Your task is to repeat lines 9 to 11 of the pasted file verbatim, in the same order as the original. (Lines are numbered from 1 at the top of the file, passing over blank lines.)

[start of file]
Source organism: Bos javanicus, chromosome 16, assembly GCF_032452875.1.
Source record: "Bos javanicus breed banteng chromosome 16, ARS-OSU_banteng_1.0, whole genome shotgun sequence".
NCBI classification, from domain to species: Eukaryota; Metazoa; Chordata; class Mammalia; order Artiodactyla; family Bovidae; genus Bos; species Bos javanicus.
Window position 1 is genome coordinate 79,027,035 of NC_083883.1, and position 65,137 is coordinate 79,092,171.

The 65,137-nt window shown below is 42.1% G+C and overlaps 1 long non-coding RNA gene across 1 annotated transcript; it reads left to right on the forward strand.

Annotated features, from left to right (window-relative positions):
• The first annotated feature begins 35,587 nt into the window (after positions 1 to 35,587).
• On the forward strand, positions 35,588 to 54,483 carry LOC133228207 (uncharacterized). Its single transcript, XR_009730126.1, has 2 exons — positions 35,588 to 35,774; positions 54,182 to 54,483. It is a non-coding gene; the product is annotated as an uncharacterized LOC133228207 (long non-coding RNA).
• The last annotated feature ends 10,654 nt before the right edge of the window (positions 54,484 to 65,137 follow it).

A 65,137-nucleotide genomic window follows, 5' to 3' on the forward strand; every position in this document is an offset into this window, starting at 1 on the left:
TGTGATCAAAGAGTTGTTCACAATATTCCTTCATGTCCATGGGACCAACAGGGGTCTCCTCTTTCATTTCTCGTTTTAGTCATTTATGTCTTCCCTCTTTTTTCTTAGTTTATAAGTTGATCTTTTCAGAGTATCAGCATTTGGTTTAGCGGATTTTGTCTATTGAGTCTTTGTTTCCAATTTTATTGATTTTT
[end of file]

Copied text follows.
• The last annotated feature ends 10,654 nt before the right edge of the window (positions 54,484 to 65,137 follow it).

A 65,137-nucleotide genomic window follows, 5' to 3' on the forward strand; every position in this document is an offset into this window, starting at 1 on the left:
TGTGATCAAAGAGTTGTTCACAATATTCCTTCATGTCCATGGGACCAACAGGGGTCTCCTCTTTCATTTCTCGTTTTAGTCATTTATGTCTTCCCTCTTTTTTCTTAGTTTATAAGTTGATCTTTTCAGAGTATCAGCATTTGGTTTAGCGGATTTTGTCTATTGAGTCTTTGTTTCCAATTTTATTGATTTTT